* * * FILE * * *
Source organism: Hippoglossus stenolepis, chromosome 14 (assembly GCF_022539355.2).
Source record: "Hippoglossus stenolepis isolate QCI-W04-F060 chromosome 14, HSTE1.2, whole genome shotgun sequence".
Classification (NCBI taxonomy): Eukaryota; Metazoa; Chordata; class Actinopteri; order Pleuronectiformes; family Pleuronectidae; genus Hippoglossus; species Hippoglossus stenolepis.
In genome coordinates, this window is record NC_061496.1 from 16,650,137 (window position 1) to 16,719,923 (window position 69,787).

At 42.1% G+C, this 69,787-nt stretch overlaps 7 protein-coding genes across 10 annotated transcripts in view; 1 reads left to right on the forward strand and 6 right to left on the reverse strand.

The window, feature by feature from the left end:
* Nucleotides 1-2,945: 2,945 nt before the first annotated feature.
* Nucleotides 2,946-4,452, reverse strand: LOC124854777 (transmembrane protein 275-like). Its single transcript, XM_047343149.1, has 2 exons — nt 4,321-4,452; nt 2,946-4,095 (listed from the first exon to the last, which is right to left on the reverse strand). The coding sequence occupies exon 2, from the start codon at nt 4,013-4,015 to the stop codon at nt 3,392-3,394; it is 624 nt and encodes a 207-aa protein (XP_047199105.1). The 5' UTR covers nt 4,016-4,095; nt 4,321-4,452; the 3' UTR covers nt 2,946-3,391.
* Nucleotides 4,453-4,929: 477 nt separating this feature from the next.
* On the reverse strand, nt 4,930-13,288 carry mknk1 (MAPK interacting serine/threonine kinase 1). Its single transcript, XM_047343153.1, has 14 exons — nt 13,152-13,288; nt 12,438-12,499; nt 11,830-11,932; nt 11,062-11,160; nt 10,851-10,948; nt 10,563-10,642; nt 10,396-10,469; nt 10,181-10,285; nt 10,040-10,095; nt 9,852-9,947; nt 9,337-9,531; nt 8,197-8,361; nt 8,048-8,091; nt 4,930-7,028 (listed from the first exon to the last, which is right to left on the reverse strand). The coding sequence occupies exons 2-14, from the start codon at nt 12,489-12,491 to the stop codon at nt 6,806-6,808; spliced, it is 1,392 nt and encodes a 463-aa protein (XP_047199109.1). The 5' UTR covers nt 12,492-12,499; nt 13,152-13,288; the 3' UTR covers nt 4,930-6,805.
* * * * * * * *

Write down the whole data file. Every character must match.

Source organism: Hippoglossus stenolepis, chromosome 14 (assembly GCF_022539355.2).
Source record: "Hippoglossus stenolepis isolate QCI-W04-F060 chromosome 14, HSTE1.2, whole genome shotgun sequence".
Classification (NCBI taxonomy): Eukaryota; Metazoa; Chordata; class Actinopteri; order Pleuronectiformes; family Pleuronectidae; genus Hippoglossus; species Hippoglossus stenolepis.
In genome coordinates, this window is record NC_061496.1 from 16,650,137 (window position 1) to 16,719,923 (window position 69,787).

At 42.1% G+C, this 69,787-nt stretch overlaps 7 protein-coding genes across 10 annotated transcripts in view; 1 reads left to right on the forward strand and 6 right to left on the reverse strand.

The window, feature by feature from the left end:
* Nucleotides 1-2,945: 2,945 nt before the first annotated feature.
* Nucleotides 2,946-4,452, reverse strand: LOC124854777 (transmembrane protein 275-like). Its single transcript, XM_047343149.1, has 2 exons — nt 4,321-4,452; nt 2,946-4,095 (listed from the first exon to the last, which is right to left on the reverse strand). The coding sequence occupies exon 2, from the start codon at nt 4,013-4,015 to the stop codon at nt 3,392-3,394; it is 624 nt and encodes a 207-aa protein (XP_047199105.1). The 5' UTR covers nt 4,016-4,095; nt 4,321-4,452; the 3' UTR covers nt 2,946-3,391.
* Nucleotides 4,453-4,929: 477 nt separating this feature from the next.
* On the reverse strand, nt 4,930-13,288 carry mknk1 (MAPK interacting serine/threonine kinase 1). Its single transcript, XM_047343153.1, has 14 exons — nt 13,152-13,288; nt 12,438-12,499; nt 11,830-11,932; nt 11,062-11,160; nt 10,851-10,948; nt 10,563-10,642; nt 10,396-10,469; nt 10,181-10,285; nt 10,040-10,095; nt 9,852-9,947; nt 9,337-9,531; nt 8,197-8,361; nt 8,048-8,091; nt 4,930-7,028 (listed from the first exon to the last, which is right to left on the reverse strand). The coding sequence occupies exons 2-14, from the start codon at nt 12,489-12,491 to the stop codon at nt 6,806-6,808; spliced, it is 1,392 nt and encodes a 463-aa protein (XP_047199109.1). The 5' UTR covers nt 12,492-12,499; nt 13,152-13,288; the 3' UTR covers nt 4,930-6,805.